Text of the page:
It’s hard to imagine how Gaelic games will be played in 25 years from now. As the games evolve you can only imagine that many of the skills that have been part and parcel of the game are being lost to the over reliance on fitness, blanket defences and, of course, the dreaded game plan.
All the buzz words now; we hear them all the time from managers, players and, of course, the pundits. No one is thinking outside the box, especially when it comes to attacking the opposition. It’s much more important to get the defensive end of the game plan right before you work at your offensive end of the game. Teams now take three to four years before they are capable of competing for silverware.
Everything is rehearsed to the last, nothing is left to chance and the opportunity of individual players to use their natural ability is being taken out of the game. Everyone has to work towards the plan and the group, which I have no problem with, but taking the spontaneity out of the game is what’s killing it.
Take the minor game last Sunday between Donegal and Galway. In the past the minor game was nearly always fast flowing with both teams going flat out for the win. Both teams went into defensive structures as soon as they lost possession of the ball; it’s the modern game and that’s what we have come to expect. However, it’s the fine tuning even at such a young age as minor that threatens the game in the future.
I talked last week about the Olympic movement and how over the years they have become nothing like or near what it set out to be; how the games became more about business and money than the games themselves.Soccer or indeed rugby have become corporate giants and they are now considered more of a business than a sport. Why? Because everything became predictable; the same teams winning because they had more money or a greater capacity to entice the right players to play for their team. Apart from the Leicester City story last year, the teams that spend the most money and play a defensive type of game usually end up at the top of the tree.
Sport has become more about rehearsing what might happen than actually just playing the game and letting the players figure it out on the pitch. At one time on any county team you had a manager, trainer and a few selectors; a doctor (if you were lucky); a physio, and that was it. Now we have coaches for all areas of the field, strength and conditioning coaches, the list is endless. Instructions are given to every player for every possible or conceivable outcome. God forbid he might have to think for himself or go off on something that might not be in the script; he would be considered a non-team player.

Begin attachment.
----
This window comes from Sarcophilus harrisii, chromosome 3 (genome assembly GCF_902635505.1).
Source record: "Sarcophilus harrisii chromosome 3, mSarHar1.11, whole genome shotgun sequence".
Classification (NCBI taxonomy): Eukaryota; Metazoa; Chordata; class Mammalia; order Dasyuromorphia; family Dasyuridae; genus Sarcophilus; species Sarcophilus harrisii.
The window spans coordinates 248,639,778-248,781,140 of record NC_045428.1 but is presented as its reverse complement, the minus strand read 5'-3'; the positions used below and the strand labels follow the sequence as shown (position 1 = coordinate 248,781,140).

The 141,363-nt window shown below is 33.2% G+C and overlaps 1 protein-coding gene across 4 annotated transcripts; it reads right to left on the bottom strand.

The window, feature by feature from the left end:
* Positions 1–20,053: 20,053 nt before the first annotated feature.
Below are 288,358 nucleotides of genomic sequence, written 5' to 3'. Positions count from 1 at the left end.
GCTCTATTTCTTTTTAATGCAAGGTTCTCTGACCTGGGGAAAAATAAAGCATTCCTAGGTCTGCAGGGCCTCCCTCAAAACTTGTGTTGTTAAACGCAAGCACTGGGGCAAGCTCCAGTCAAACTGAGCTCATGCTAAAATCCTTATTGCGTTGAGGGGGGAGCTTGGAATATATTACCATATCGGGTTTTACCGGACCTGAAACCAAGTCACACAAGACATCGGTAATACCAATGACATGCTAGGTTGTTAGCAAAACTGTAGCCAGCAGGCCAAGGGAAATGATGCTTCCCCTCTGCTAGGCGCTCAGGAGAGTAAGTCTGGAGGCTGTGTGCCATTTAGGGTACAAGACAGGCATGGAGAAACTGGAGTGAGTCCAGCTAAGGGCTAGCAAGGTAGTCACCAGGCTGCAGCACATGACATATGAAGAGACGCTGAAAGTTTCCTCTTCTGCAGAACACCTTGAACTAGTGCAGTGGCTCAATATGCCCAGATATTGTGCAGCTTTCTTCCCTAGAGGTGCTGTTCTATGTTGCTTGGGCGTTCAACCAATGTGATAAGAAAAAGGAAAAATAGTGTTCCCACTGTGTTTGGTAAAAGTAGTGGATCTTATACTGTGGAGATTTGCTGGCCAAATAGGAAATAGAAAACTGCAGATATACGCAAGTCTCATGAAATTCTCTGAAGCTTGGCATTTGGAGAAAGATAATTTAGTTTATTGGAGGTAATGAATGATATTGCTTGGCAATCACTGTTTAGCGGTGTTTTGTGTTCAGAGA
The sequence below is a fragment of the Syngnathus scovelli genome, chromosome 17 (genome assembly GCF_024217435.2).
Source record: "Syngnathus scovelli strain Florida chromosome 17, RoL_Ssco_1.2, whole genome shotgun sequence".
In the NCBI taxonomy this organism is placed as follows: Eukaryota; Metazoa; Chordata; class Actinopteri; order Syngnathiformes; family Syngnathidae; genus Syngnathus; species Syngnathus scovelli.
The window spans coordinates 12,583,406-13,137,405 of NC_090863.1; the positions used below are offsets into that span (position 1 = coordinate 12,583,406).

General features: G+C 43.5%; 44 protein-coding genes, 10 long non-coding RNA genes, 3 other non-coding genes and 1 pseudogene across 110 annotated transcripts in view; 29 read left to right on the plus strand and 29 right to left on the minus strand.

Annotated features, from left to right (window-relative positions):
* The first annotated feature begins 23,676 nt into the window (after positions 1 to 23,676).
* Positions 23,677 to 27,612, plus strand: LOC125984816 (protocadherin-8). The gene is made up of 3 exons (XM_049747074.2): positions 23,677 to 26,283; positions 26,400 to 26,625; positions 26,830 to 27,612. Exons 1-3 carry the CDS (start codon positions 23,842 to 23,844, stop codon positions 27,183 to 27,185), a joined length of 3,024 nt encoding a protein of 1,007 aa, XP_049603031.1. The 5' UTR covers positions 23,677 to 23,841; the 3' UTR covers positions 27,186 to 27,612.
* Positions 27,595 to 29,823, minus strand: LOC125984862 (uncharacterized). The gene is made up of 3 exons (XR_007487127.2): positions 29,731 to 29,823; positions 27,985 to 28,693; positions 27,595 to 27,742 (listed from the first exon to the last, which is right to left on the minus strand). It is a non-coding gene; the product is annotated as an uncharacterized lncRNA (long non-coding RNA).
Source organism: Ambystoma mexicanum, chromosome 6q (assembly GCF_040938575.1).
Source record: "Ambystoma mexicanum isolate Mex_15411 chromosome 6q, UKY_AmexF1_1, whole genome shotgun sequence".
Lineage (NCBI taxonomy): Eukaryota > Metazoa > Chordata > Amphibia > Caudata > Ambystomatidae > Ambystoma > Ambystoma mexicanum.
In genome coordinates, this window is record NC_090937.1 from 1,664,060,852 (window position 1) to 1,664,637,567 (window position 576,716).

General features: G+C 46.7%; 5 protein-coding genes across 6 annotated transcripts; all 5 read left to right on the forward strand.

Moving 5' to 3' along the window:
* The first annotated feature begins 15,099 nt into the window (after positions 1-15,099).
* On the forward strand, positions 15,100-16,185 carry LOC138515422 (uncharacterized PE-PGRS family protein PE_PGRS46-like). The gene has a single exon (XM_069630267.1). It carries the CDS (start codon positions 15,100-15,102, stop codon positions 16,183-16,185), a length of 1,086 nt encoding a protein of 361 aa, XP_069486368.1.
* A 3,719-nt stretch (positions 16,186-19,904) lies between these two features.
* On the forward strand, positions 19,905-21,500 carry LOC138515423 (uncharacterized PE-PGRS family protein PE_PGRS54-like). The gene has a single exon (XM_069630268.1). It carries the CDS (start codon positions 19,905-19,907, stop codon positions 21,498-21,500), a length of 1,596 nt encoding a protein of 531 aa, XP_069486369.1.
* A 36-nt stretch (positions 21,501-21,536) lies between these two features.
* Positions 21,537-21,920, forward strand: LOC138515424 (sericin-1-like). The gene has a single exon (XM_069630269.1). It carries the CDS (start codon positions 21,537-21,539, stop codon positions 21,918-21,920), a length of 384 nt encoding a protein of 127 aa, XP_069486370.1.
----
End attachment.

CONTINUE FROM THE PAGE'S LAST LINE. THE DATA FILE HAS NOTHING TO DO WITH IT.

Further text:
There are plenty who see no wrong in this and the game has become a lot better for the way it has changed and to a point I have no problem with that. As all sport evolve, things naturally change and opinions change with it but if you take the decision making away from the lads on the field it’s no longer about the players; no longer would we find ourselves talking about the great score taking of the likes of Colm McFadden and the great tackling from Eamon Mc Gee or the iconic flick from Joe Canning for Galway hurlers but we would end up discussing the team formation or the game plan that the manager or coaches have put in place.
While the role of the manager is extremely important, their role has been greatly exaggerated in the last 20 years and the game is none the better for it. Don’t get me wrong, I have no problem with teams playing the game in a certain way. What I would consider entertainment others will not but at what age do we start coaching the individual ability out of players? At what age do we determine what type of player is acceptable or not? If a player does not go through the development squad scenario will he be considered good enough for a county team in the future or will he not have the group mentality?
There is also the view that if the game becomes so predictable with every team adopting the same type of game plan it will get boring but in order to have something new or out of the ordinary we will need some innovative thinking. In order for that to happen the individual genius, not only of the manager or the coach, but more importantly the player will have to be embraced.
If you determined the state of the game of Gaelic football on the game between Mayo and Tipperary then you would come to the conclusion that the game is dying on its feet. However, considering where both teams have come from this year it might be considered harsh. Maybe next weekend’s game between Kerry and Dublin might serve up a humdinger but I wouldn’t hold my breath.
It will be interesting to see if the powers in charge will continue with the black card in the coming years, . There is not a game in this year’s championship that hasn’t escaped. After every match managers or players have questioned decision after decision. Last Sunday’s All-Ireland semi-final between Mayo and Tipperary changed on a black card call in the eighth minute when Tipp’s centre half-back and one of their most influential players, Robbie Kiely, was sent walking. On closer scrutiny the call seemed harsh and put Tipperary at a huge disadvantage. While it would be fair to say that Mayo were the stronger side Tipperary’s cause was not helped and when you consider how few opportunities they have got to play at this stage of the championship it’s harsh both on the player and the team that the result could have been determined by such a call.